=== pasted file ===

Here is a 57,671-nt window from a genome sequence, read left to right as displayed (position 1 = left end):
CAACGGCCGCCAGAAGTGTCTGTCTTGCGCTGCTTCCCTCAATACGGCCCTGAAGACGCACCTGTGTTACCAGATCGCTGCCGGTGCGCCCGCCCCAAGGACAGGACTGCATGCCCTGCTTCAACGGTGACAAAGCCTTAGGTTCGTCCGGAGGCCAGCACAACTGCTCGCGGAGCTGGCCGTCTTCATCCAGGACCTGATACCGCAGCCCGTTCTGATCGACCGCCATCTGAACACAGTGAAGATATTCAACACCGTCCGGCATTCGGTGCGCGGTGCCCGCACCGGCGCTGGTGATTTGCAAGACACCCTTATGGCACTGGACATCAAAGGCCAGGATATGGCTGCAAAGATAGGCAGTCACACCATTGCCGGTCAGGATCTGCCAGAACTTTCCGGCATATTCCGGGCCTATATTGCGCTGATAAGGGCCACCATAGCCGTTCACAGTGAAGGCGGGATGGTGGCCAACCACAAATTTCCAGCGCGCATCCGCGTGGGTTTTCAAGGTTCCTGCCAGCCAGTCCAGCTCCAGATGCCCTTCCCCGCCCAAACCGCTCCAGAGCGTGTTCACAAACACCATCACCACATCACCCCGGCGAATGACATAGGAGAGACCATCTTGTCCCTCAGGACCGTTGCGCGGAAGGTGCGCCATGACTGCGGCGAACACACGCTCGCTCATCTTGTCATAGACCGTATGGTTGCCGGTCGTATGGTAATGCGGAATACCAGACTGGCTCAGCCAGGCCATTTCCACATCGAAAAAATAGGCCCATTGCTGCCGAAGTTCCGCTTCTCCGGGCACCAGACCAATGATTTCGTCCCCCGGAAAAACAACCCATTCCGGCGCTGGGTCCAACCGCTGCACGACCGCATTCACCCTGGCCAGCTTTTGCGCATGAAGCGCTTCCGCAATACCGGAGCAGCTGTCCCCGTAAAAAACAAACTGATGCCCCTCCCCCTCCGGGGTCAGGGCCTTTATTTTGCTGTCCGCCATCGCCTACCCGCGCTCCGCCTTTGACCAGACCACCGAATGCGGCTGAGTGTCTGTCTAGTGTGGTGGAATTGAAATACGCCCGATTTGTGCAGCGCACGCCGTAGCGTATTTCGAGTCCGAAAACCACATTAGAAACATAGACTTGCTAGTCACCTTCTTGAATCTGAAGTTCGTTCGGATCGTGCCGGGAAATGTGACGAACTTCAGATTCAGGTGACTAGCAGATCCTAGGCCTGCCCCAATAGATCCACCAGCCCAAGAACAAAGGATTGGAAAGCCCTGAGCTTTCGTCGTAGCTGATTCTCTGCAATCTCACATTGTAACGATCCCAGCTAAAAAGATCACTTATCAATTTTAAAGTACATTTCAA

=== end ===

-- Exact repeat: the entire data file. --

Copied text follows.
Here is a 57,671-nt window from a genome sequence, read left to right as displayed (position 1 = left end):
CAACGGCCGCCAGAAGTGTCTGTCTTGCGCTGCTTCCCTCAATACGGCCCTGAAGACGCACCTGTGTTACCAGATCGCTGCCGGTGCGCCCGCCCCAAGGACAGGACTGCATGCCCTGCTTCAACGGTGACAAAGCCTTAGGTTCGTCCGGAGGCCAGCACAACTGCTCGCGGAGCTGGCCGTCTTCATCCAGGACCTGATACCGCAGCCCGTTCTGATCGACCGCCATCTGAACACAGTGAAGATATTCAACACCGTCCGGCATTCGGTGCGCGGTGCCCGCACCGGCGCTGGTGATTTGCAAGACACCCTTATGGCACTGGACATCAAAGGCCAGGATATGGCTGCAAAGATAGGCAGTCACACCATTGCCGGTCAGGATCTGCCAGAACTTTCCGGCATATTCCGGGCCTATATTGCGCTGATAAGGGCCACCATAGCCGTTCACAGTGAAGGCGGGATGGTGGCCAACCACAAATTTCCAGCGCGCATCCGCGTGGGTTTTCAAGGTTCCTGCCAGCCAGTCCAGCTCCAGATGCCCTTCCCCGCCCAAACCGCTCCAGAGCGTGTTCACAAACACCATCACCACATCACCCCGGCGAATGACATAGGAGAGACCATCTTGTCCCTCAGGACCGTTGCGCGGAAGGTGCGCCATGACTGCGGCGAACACACGCTCGCTCATCTTGTCATAGACCGTATGGTTGCCGGTCGTATGGTAATGCGGAATACCAGACTGGCTCAGCCAGGCCATTTCCACATCGAAAAAATAGGCCCATTGCTGCCGAAGTTCCGCTTCTCCGGGCACCAGACCAATGATTTCGTCCCCCGGAAAAACAACCCATTCCGGCGCTGGGTCCAACCGCTGCACGACCGCATTCACCCTGGCCAGCTTTTGCGCATGAAGCGCTTCCGCAATACCGGAGCAGCTGTCCCCGTAAAAAACAAACTGATGCCCCTCCCCCTCCGGGGTCAGGGCCTTTATTTTGCTGTCCGCCATCGCCTACCCGCGCTCCGCCTTTGACCAGACCACCGAATGCGGCTGAGTGTCTGTCTAGTGTGGTGGAATTGAAATACGCCCGATTTGTGCAGCGCACGCCGTAGCGTATTTCGAGTCCGAAAACCACATTAGAAACATAGACTTGCTAGTCACCTTCTTGAATCTGAAGTTCGTTCGGATCGTGCCGGGAAATGTGACGAACTTCAGATTCAGGTGACTAGCAGATCCTAGGCCTGCCCCAATAGATCCACCAGCCCAAGAACAAAGGATTGGAAAGCCCTGAGCTTTCGTCGTAGCTGATTCTCTGCAATCTCACATTGTAACGATCCCAGCTAAAAAGATCACTTATCAATTTTAAAGTACATTTCAA